London – 26 April 2006
THE London market has appointed US claims data specialist ISO to develop and deliver its proposed wording repository. The Lloyd’s Market Association (LMA), leading the project, hopes to have the wording database up and running by the summer.
It is expected the single source of model wording will help the London market to achieve contract certainty. An LMA spokesperson said the database will be a “major contributor” to helping the market achieve contract certainty and to speeding up the policy production process.
The database is being developed by the LMA in partnership with ISO, with both bodies carrying some of the cost.
The project has the support of LMA’s members and Lloyd’s managing agents although there is no firm commitment yet to use the database once it is up and running. The project is still in its early stages and some big issues, such as how much users will pay and the governance of the database, have yet to be decided. The project is being developed by the LMA but use of the database will be open to brokers, Lloyd’s insurers and London market companies.
A market wording database already exists, run by Xchanging Ins-sure Services. It is a historical library of more than 12,000 of the most commonly-used wordings, clauses and policy forms and schedules. But according to the LMA its wording database will differ significantly as it will monitor the quality of wording, a key factor in contract certainty.
“The new wording repository will provide a single and established source of commonly-used model wording and clauses, assisting managing agents and brokers to achieve their contract certainty targets,” said LMA chief Simon Sperryn. The repository will be owned and controlled by the LMA membership. Crucially, its content will be actively managed by the LMA according to a strict governance structure and process, providing a “trusted source” of model wording and clauses available for use in support of contract certainty.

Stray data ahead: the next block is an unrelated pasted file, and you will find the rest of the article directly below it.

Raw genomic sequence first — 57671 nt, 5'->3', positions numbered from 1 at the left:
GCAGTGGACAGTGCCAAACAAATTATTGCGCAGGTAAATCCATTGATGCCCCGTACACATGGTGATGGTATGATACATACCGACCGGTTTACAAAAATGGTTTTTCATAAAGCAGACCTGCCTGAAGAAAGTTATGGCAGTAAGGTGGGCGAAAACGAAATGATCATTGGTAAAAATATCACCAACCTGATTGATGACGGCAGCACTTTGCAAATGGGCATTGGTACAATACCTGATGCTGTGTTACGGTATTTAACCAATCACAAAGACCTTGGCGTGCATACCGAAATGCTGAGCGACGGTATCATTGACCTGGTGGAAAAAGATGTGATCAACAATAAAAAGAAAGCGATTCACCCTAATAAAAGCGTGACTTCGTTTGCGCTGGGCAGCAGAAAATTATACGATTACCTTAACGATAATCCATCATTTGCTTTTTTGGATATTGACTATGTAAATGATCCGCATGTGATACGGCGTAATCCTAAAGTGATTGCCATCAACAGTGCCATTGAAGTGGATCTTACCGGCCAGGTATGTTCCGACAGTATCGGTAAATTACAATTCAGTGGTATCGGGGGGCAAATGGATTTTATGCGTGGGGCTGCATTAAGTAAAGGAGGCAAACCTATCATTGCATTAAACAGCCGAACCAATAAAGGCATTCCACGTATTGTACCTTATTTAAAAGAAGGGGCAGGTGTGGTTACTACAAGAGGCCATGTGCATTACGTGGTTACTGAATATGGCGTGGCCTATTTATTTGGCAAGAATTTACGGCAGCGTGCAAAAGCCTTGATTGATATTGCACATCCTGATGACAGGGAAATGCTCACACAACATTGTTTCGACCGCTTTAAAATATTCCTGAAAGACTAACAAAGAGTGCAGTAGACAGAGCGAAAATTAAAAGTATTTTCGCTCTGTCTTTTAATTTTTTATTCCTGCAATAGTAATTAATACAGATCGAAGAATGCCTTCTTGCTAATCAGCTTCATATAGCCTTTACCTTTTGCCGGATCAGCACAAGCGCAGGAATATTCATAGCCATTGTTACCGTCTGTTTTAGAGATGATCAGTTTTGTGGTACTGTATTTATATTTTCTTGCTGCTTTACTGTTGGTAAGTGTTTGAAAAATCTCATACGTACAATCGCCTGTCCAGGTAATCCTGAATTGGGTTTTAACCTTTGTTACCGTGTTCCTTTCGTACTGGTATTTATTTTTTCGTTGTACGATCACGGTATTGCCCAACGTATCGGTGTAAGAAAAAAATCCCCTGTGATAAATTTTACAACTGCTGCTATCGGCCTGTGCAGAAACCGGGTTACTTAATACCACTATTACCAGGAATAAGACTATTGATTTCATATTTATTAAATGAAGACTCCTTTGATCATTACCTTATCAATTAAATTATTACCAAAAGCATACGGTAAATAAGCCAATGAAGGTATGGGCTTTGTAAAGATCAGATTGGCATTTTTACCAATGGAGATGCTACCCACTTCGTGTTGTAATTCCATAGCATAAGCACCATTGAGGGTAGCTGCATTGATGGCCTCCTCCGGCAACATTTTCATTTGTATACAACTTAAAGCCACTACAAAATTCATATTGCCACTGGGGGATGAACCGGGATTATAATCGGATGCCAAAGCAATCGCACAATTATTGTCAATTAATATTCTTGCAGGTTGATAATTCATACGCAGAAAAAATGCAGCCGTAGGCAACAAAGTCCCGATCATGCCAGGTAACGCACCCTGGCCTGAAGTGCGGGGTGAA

The intention is for the database to meet Acord data standards. The LMA is also looking at standards to ensure the quality of wording held on its database. The Market Reform Group is also looking at standard wording.
ISO is a major risk and claims data provider in the US, where it runs a number of industry databases as well as developing contract language and standard forms for filing claims. The firm was selected following a rigorous tendering process involving six suppliers. The LMA said ISO has established experience in this area and has shown a clear commitment to a tight delivery schedule.
The database will be available via the internet and for use on the underwriting box. Users will be able to download in Word and PDF formats.
Insurance Day – Comment: Wordings are key to success
26 April 2006
THE London subscription market has taken another big step toward achieving contract certainty in the long term and improving service standards for clients.
When the Financial Services Authority threw down the gauntlet and challenged the London market to achieve contract certainty by the end of this year, senior managers agreed that standard wordings would be needed if contracts were to be agreed at policy inception.
To facilitate these standard wordings – which already exist in large numbers in the London market – there would need to be a central electronic repository.
This infrastructure should be in place by August if the Lloyd’s Market Association (LMA) sticks to its schedule.
The trade body announced yesterday it has appointed US claims data specialists ISO to develop and deliver its proposed wording repository.
The project will be in competition with the market wording database already administered by Xchanging Ins-sure Services. According to the LMA its wording database will differ significantly because it will monitor the quality of wording, a key factor in achieving contract certainty.
The key to the success of the LMA project – and that of contract certainty – will be whether the market can agree on a manageable and workable number of quality standard wordings.
This challenge has yet to be met, although the LMA database should prove to be an essential tool.
Stuart Collins, 26 April 2006